The clearance exam typically includes dental x-rays to diagnose any dental infections. You will also be taught how to care for your mouth during and after your cancer treatment. Your dental professionals will recommend a schedule for future preventive dental care visits, requiring consultation with your oncologist about the appropriate timing during and after your cancer treatment.

How to Combat Dry Mouth at Home

The saliva in our mouths acts as a natural cleanser. It helps wash away food debris and contains properties that neutralize acids, which lead to enamel wear and cavities if left untouched. So when we reduce the amount of saliva in our mouths, this increases the likelihood of developing cavities (dental caries).

You can ultimately help reduce dry mouth complications by staying hydrated and practicing good oral hygiene at home. This includes brushing your teeth twice a day and cleaning between your teeth with floss or a water flosser (also known as interdental cleaning) twice a day. Follow up with mouthwash to wash away any remaining bacteria. Did you know that dry mouth can lead to bad breath later on? That's just one more reason to keep up an excellent oral care routine that makes your breath fresh!

The good news is that there are plenty of ways to reduce dry mouth. They include the following:

  • Stay hydrated and take sips of water throughout the day.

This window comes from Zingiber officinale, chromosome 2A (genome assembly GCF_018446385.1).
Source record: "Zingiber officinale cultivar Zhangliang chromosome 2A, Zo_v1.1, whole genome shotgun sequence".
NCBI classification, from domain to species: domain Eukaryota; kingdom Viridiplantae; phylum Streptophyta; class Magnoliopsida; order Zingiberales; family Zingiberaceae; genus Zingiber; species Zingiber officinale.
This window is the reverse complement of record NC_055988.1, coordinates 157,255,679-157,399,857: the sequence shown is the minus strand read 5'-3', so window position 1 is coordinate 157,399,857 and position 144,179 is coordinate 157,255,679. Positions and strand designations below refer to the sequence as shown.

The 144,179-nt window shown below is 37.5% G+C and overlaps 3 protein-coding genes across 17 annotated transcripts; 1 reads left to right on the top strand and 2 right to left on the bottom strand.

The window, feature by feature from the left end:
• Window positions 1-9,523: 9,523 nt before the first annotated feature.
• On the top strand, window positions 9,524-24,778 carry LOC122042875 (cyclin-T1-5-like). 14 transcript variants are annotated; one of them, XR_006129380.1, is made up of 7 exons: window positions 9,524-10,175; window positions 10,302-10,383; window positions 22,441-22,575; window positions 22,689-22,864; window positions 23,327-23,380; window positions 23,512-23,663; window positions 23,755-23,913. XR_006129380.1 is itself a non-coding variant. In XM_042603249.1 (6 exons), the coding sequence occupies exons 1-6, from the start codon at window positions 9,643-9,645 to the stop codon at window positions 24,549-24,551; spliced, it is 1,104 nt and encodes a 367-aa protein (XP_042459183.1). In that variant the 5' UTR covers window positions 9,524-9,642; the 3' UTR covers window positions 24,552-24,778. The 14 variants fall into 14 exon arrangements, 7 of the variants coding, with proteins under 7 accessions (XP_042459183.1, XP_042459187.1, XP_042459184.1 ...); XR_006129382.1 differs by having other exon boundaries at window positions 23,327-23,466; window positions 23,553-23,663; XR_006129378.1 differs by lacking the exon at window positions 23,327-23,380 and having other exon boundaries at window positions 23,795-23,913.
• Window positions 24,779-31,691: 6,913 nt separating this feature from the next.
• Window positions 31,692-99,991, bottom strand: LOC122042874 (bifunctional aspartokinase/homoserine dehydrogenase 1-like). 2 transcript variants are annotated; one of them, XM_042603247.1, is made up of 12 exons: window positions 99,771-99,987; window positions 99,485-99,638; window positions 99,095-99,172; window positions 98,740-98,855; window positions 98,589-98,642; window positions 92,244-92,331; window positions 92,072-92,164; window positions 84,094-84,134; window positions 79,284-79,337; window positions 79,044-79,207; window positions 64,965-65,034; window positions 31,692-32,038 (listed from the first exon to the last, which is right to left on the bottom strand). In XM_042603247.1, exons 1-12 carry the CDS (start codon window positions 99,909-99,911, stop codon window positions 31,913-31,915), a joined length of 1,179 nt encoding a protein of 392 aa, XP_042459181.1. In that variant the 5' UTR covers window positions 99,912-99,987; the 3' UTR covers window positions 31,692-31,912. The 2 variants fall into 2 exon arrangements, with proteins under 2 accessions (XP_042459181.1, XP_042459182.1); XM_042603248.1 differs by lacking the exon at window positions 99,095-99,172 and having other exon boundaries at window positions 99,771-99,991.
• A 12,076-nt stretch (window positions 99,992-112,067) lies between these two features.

• Suck on sugarless candies
  • Chew sugarless gum
  • Use a humidifier at night.
  • Avoid smoking, alcohol, caffeine, and other irritants.
  • Drink water along with your meals
  • Use a lip lubricant, like a lip moisturizer, every few hours.
  • Try over-the-counter saliva substitutes like mouth sprays

You'll help your body prepare for cancer treatment by maintaining a robust oral health routine and seeing your dental professional for a checkup. By taking these steps, you should feel confident that you're doing everything you can to maintain a clean and strong smile!

It's best to speak with your dental professional to plan how often they would like to see you while undergoing cancer treatment. And keep up with the at-home preventive care listed above to stay hydrated. With these practices in place, rest assured you can mitigate the oral side effects of breast cancer treatment. They'll allow you to maintain optimum oral health well after your treatment is finished!


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This article is intended to promote understanding of and knowledge about general oral health topics. It is not intended to be a substitute for professional advice, diagnosis or treatment. Always seek the advice of your dentist or other qualified healthcare provider with any questions you may have regarding a medical condition or treatment.